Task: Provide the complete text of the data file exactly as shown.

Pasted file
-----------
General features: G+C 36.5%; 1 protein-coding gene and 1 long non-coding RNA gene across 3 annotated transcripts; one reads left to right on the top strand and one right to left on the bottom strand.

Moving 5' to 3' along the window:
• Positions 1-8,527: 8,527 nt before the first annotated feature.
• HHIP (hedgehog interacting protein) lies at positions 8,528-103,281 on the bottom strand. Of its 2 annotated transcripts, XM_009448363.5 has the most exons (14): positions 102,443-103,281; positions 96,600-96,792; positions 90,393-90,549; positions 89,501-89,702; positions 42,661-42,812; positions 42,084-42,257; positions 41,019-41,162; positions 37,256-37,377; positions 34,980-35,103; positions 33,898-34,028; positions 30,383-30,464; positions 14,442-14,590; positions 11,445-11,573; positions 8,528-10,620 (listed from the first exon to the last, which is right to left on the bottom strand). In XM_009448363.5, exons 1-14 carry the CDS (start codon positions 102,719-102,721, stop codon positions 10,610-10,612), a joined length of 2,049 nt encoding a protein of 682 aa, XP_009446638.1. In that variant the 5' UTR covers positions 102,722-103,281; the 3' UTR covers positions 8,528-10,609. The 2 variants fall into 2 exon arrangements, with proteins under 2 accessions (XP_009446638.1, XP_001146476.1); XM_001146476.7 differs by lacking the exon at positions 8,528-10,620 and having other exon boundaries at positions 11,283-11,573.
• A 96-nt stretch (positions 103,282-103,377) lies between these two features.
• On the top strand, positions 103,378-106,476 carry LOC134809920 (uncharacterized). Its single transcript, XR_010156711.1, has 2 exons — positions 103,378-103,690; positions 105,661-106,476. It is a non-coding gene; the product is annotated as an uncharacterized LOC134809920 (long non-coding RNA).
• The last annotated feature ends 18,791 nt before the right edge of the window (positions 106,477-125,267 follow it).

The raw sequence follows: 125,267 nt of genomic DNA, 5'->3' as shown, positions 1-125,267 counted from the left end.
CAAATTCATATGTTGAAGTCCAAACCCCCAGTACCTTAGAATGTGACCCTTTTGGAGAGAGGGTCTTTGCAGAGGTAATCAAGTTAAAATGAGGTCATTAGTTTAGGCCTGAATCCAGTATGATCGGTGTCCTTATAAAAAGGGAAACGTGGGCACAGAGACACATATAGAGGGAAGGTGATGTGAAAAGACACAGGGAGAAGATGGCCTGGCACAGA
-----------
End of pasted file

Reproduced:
General features: G+C 36.5%; 1 protein-coding gene and 1 long non-coding RNA gene across 3 annotated transcripts; one reads left to right on the top strand and one right to left on the bottom strand.

Moving 5' to 3' along the window:
• Positions 1-8,527: 8,527 nt before the first annotated feature.
• HHIP (hedgehog interacting protein) lies at positions 8,528-103,281 on the bottom strand. Of its 2 annotated transcripts, XM_009448363.5 has the most exons (14): positions 102,443-103,281; positions 96,600-96,792; positions 90,393-90,549; positions 89,501-89,702; positions 42,661-42,812; positions 42,084-42,257; positions 41,019-41,162; positions 37,256-37,377; positions 34,980-35,103; positions 33,898-34,028; positions 30,383-30,464; positions 14,442-14,590; positions 11,445-11,573; positions 8,528-10,620 (listed from the first exon to the last, which is right to left on the bottom strand). In XM_009448363.5, exons 1-14 carry the CDS (start codon positions 102,719-102,721, stop codon positions 10,610-10,612), a joined length of 2,049 nt encoding a protein of 682 aa, XP_009446638.1. In that variant the 5' UTR covers positions 102,722-103,281; the 3' UTR covers positions 8,528-10,609. The 2 variants fall into 2 exon arrangements, with proteins under 2 accessions (XP_009446638.1, XP_001146476.1); XM_001146476.7 differs by lacking the exon at positions 8,528-10,620 and having other exon boundaries at positions 11,283-11,573.
• A 96-nt stretch (positions 103,282-103,377) lies between these two features.
• On the top strand, positions 103,378-106,476 carry LOC134809920 (uncharacterized). Its single transcript, XR_010156711.1, has 2 exons — positions 103,378-103,690; positions 105,661-106,476. It is a non-coding gene; the product is annotated as an uncharacterized LOC134809920 (long non-coding RNA).
• The last annotated feature ends 18,791 nt before the right edge of the window (positions 106,477-125,267 follow it).

The raw sequence follows: 125,267 nt of genomic DNA, 5'->3' as shown, positions 1-125,267 counted from the left end.
CAAATTCATATGTTGAAGTCCAAACCCCCAGTACCTTAGAATGTGACCCTTTTGGAGAGAGGGTCTTTGCAGAGGTAATCAAGTTAAAATGAGGTCATTAGTTTAGGCCTGAATCCAGTATGATCGGTGTCCTTATAAAAAGGGAAACGTGGGCACAGAGACACATATAGAGGGAAGGTGATGTGAAAAGACACAGGGAGAAGATGGCCTGGCACAGA